This is the most important step, because starting a dream is scary. People are so scared they will fail or look stupid, many never try to reach their goals, so this is where you come in. You must encourage them. Say things like, “I think you will be great at that.” Better yet, say, “I think your skills in X will help you succeed.” For example if you have a friend who wants to own a pet store, say, “You are so great with animals, I think you will be excellent at running a pet store.”

    4. Ask About What the First Step Will Be

    After you’ve encouraged them, find how they will start. If they don’t know, you can make suggestions, but it’s better to let the person figure out the first step themselves so they can be committed to the process.

    5. Dream

    This is the most fun step, because you can dream about success. Say things like, “Wouldn’t it be cool if your business took off, and you didn’t have to work at that job you hate?” By allowing others to dream, you solidify the motivation in place and connect their dreams to a future reality.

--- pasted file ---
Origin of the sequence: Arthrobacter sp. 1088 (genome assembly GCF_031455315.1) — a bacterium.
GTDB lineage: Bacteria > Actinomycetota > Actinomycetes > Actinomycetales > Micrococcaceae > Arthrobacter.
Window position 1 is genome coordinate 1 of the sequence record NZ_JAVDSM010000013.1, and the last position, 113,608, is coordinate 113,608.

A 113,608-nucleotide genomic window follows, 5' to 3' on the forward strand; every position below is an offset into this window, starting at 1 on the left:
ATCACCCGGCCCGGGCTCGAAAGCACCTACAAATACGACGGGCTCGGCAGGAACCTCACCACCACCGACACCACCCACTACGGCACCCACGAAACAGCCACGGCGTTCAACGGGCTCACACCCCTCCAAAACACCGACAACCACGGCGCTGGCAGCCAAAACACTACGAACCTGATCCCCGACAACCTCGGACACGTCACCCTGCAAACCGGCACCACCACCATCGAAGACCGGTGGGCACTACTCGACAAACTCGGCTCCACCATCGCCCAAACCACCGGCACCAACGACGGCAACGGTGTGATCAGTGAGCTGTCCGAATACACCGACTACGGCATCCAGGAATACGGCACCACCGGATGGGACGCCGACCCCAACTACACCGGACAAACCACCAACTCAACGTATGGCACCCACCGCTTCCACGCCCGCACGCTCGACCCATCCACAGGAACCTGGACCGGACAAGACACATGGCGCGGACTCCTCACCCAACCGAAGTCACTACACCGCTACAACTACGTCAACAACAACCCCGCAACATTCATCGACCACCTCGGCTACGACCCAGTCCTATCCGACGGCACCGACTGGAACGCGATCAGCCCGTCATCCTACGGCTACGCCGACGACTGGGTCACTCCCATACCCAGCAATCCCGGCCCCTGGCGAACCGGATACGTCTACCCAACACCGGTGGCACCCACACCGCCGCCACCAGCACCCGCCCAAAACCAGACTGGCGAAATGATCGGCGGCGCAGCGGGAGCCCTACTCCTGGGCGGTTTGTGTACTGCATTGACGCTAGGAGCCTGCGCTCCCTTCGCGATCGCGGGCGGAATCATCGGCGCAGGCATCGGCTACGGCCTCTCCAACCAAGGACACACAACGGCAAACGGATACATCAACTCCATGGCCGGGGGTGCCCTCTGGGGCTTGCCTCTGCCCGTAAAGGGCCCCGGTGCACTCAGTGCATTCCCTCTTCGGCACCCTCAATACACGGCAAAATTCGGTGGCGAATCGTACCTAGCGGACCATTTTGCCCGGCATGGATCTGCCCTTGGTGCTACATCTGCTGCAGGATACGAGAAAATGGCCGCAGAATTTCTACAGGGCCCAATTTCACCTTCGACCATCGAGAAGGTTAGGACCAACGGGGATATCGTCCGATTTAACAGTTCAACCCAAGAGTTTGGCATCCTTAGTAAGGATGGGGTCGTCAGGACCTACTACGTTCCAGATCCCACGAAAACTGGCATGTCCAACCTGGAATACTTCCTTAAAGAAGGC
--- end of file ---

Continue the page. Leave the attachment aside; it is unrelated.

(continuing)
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    6. Ask How You Can Help

    Most of the time, others won’t need anything from you, but it’s always good to offer. Just letting the person know you’re there will help motivate them to start. And, who knows, maybe your skills can help.

    7. Follow Up

    Periodically, over the course of the next year, ask them how their goal is going. This way you can find out what progress has been made. You may need to do the seven steps again, or they may need motivation in another area of their life.

    Final Thoughts

    By following these seven steps, you’ll be able to encourage the people around you to achieve their dreams and goals. In return, you’ll be more passionate about getting to your goals, you’ll be surrounded by successful people, and others will want to help you reach your dreams …

    Oh, and you’ll become a motivational super hero. Time to get a cape!